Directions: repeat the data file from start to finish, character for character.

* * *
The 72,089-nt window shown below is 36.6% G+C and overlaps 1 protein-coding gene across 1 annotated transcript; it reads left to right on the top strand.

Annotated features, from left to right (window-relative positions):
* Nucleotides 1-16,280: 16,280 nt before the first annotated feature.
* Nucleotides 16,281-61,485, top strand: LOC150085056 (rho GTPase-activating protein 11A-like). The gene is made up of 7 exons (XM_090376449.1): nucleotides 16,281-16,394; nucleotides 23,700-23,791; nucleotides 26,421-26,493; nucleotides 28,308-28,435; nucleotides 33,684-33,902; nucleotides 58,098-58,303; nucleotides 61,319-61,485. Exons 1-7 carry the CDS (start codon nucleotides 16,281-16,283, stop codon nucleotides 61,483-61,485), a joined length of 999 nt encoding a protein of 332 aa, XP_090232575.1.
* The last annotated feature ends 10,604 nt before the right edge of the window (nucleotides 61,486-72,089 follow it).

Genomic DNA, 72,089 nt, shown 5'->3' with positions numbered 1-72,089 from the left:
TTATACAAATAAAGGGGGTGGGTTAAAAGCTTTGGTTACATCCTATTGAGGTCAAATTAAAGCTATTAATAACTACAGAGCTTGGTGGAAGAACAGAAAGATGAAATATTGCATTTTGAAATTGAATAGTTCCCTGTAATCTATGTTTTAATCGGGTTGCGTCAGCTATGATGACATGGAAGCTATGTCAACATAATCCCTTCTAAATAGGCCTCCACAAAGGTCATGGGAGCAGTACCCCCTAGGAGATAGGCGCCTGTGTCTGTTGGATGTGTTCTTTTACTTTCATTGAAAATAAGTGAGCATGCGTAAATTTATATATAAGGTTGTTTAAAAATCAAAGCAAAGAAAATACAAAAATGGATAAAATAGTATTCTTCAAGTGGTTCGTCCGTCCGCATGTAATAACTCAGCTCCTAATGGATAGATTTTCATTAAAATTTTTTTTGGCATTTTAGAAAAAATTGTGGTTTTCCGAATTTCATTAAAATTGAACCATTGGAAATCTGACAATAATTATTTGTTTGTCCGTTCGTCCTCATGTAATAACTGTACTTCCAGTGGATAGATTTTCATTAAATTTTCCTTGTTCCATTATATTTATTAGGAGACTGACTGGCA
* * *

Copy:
The 72,089-nt window shown below is 36.6% G+C and overlaps 1 protein-coding gene across 1 annotated transcript; it reads left to right on the top strand.

Annotated features, from left to right (window-relative positions):
* Nucleotides 1-16,280: 16,280 nt before the first annotated feature.
* Nucleotides 16,281-61,485, top strand: LOC150085056 (rho GTPase-activating protein 11A-like). The gene is made up of 7 exons (XM_090376449.1): nucleotides 16,281-16,394; nucleotides 23,700-23,791; nucleotides 26,421-26,493; nucleotides 28,308-28,435; nucleotides 33,684-33,902; nucleotides 58,098-58,303; nucleotides 61,319-61,485. Exons 1-7 carry the CDS (start codon nucleotides 16,281-16,283, stop codon nucleotides 61,483-61,485), a joined length of 999 nt encoding a protein of 332 aa, XP_090232575.1.
* The last annotated feature ends 10,604 nt before the right edge of the window (nucleotides 61,486-72,089 follow it).

Genomic DNA, 72,089 nt, shown 5'->3' with positions numbered 1-72,089 from the left:
TTATACAAATAAAGGGGGTGGGTTAAAAGCTTTGGTTACATCCTATTGAGGTCAAATTAAAGCTATTAATAACTACAGAGCTTGGTGGAAGAACAGAAAGATGAAATATTGCATTTTGAAATTGAATAGTTCCCTGTAATCTATGTTTTAATCGGGTTGCGTCAGCTATGATGACATGGAAGCTATGTCAACATAATCCCTTCTAAATAGGCCTCCACAAAGGTCATGGGAGCAGTACCCCCTAGGAGATAGGCGCCTGTGTCTGTTGGATGTGTTCTTTTACTTTCATTGAAAATAAGTGAGCATGCGTAAATTTATATATAAGGTTGTTTAAAAATCAAAGCAAAGAAAATACAAAAATGGATAAAATAGTATTCTTCAAGTGGTTCGTCCGTCCGCATGTAATAACTCAGCTCCTAATGGATAGATTTTCATTAAAATTTTTTTTGGCATTTTAGAAAAAATTGTGGTTTTCCGAATTTCATTAAAATTGAACCATTGGAAATCTGACAATAATTATTTGTTTGTCCGTTCGTCCTCATGTAATAACTGTACTTCCAGTGGATAGATTTTCATTAAATTTTCCTTGTTCCATTATATTTATTAGGAGACTGACTGGCA